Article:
Isn’t it obvious?

I’ve recently started blogging about accessibility, based on my own experiences making Khan Academy more accessible. The intent was to be more open about my work, but more importantly share some of my findings to those who might be thinking about making their website more accessible.

So far the things I’m writing about are very straight-forward, hit-or-miss type things. It’s about picking the low-hanging fruit of accessibility violations which make a difference, but are incredibly simple. Things you can spend 10 minutes fixing.

As such, many people who have come across my blog posts already know the problems and solutions. They won’t learn anything. For instance, did you know that :hover selectors should always have an accompanying :focus? You didn’t? Oh, cool! Lots of others didn’t, and learned something new reading that post.

But, of course, some did, and that’s great. Hopefully they’re putting it into practice.

The vast majority of the “I already knew this” group probably glanced over the post, didn’t see anything new, and moved on with their lives. Maybe they stuck around for the visualizations, or for my specific commentary. Maybe not — that’s cool too.

But a select few couldn’t just move on.

“Isn’t this obvious?”

“Why isn’t the Internet comprised solely of things I don’t already know?” they may ask themselves. “Someone needs to stop this! I’ll let them know of this grave injustice.”

It makes sense. After all, how dare I attempt to educate those with a less-than-or-equal amount of familiarity with this subject. Why should I be able to share my experiences when they already went through it and made it out alive without writing a blog post about it?

I’ll tell you why, because I didn’t write the post for you, self-proclaimed prodigy whose knowledge covers all. I wrote it for me, on my blog, with my words and my stylesheets. I also wrote it for, as my esteemed colleague John put so eloquently, the countless others who are either going through the same things I just went through, or haven’t reached that point in their journey yet.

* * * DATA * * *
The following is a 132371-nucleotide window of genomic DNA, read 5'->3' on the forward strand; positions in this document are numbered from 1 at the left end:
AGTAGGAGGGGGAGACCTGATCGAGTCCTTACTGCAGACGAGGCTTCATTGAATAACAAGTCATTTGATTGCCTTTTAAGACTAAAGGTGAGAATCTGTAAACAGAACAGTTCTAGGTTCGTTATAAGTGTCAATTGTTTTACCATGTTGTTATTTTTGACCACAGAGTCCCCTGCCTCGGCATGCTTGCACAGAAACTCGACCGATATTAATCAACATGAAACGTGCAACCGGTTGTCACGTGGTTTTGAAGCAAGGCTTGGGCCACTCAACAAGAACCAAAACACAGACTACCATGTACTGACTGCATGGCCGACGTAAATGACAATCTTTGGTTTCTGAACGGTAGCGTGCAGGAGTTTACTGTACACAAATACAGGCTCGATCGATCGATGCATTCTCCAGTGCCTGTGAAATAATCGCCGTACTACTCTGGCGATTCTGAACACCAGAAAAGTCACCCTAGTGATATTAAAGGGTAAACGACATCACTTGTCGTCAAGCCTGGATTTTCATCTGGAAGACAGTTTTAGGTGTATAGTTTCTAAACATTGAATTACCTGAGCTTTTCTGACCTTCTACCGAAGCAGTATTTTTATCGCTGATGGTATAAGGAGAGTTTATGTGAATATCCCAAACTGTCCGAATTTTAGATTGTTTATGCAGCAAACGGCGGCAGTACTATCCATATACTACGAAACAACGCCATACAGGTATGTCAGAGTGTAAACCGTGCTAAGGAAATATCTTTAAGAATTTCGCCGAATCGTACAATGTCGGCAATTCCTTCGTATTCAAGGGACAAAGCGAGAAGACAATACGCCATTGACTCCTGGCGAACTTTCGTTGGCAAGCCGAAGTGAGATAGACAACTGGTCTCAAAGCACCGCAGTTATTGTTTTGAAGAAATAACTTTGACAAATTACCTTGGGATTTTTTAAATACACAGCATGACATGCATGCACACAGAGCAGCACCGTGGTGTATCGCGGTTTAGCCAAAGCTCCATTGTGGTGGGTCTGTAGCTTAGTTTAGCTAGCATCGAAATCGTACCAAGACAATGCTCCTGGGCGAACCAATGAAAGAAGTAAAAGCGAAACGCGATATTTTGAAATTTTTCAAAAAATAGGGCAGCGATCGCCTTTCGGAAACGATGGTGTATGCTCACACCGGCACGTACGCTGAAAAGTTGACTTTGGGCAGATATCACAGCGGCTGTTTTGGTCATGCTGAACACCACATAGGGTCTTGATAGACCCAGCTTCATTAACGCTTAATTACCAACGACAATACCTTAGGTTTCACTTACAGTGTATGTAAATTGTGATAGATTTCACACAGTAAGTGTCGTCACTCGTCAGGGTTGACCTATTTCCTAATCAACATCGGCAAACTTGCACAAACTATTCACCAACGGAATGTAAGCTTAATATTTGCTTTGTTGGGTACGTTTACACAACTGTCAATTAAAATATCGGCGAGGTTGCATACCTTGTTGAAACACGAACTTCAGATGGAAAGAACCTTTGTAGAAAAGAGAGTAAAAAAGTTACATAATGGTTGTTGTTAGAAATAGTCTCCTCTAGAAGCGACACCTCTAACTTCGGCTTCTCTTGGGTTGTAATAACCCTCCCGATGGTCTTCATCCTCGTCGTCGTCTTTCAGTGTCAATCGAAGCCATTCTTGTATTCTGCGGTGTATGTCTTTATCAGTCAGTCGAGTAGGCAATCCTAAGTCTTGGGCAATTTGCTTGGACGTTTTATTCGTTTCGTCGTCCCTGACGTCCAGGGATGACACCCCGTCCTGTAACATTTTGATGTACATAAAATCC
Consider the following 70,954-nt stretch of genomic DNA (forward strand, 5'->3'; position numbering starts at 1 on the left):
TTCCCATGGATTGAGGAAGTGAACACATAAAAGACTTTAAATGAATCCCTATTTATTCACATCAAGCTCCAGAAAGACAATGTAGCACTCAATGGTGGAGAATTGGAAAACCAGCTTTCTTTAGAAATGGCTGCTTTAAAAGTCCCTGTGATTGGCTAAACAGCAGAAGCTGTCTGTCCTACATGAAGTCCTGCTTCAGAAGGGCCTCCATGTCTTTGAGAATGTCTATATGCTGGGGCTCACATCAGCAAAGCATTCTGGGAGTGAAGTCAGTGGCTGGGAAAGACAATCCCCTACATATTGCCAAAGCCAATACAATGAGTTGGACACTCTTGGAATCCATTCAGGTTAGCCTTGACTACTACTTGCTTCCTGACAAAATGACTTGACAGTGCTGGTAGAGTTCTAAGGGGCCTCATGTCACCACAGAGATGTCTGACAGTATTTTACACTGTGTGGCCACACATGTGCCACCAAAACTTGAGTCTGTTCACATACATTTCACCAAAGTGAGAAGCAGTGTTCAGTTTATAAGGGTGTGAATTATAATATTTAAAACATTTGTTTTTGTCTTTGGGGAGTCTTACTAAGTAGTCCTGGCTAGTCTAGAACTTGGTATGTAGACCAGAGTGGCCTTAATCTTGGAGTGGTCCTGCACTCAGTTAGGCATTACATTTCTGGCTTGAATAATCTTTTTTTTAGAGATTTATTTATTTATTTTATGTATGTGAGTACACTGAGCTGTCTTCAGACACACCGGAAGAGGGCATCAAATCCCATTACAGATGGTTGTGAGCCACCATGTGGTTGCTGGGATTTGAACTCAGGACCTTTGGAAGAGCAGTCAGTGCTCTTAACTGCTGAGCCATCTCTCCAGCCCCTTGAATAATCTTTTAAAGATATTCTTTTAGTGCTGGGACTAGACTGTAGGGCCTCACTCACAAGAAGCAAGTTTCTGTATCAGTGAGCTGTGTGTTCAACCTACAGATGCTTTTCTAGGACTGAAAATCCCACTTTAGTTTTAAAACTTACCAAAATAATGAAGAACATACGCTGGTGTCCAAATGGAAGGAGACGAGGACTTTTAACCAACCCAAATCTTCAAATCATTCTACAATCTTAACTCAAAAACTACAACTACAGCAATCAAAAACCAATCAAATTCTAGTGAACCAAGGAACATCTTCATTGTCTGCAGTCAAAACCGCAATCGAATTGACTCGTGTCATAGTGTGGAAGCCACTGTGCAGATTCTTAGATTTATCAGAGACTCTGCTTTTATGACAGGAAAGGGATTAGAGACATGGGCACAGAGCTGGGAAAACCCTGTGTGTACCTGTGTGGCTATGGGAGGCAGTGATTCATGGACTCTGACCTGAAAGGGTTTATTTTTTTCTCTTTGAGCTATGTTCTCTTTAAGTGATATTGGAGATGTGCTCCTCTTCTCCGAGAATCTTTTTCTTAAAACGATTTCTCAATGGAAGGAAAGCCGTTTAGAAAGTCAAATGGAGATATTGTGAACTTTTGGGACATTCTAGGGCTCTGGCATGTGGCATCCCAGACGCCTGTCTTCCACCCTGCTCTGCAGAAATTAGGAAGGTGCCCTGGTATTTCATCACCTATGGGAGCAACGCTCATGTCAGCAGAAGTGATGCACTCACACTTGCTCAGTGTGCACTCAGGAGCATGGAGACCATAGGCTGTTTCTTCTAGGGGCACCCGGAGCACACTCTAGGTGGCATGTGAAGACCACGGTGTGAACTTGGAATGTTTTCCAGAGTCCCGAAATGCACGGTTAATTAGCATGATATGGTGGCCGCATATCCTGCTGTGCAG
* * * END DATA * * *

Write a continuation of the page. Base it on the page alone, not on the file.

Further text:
This whole notion of pointing out that ideas put forth in blog posts are “obvious” or “trivial” is complete nonsense. It’s a blog post, not a research paper, and the fact that you already know it doesn’t mean it shouldn’t exist.

What exactly is the end game here? Are you hoping that I realize my blog post is so basic that I delete it?

My beef with this train of thought is that it has the potential to scare off potential writers. Someone happy to share their ideas may suddenly think twice —“what if they think my ideas are obvious!”

They’ll start making excuses. “It’s too simple,” or “I don’t know enough about this.” They’ll find ways to avoid the potential embarrassment of being wrong or sounding dumb. Writing about things you’re learning is a beautiful thing, and if there’s something in the pipeline blocking any amount of that, it needs to be fixed.

I was in this position very recently, and the only way I was able to get out of it was talking through it with several friends and coworkers. All I had to do was keep in mind the reason I was writing — to share my experiences with others going through the same thing I was. And after a few quick blog posts with lots of great feedback, I’m happy to report that it really, really works.

Look, you are a wonderful person with a lot to contribute to any conversation. Lots of people know little to nothing about what you’re writing, no matter what it is, and they’re really excited to learn more about it.

I know I am.

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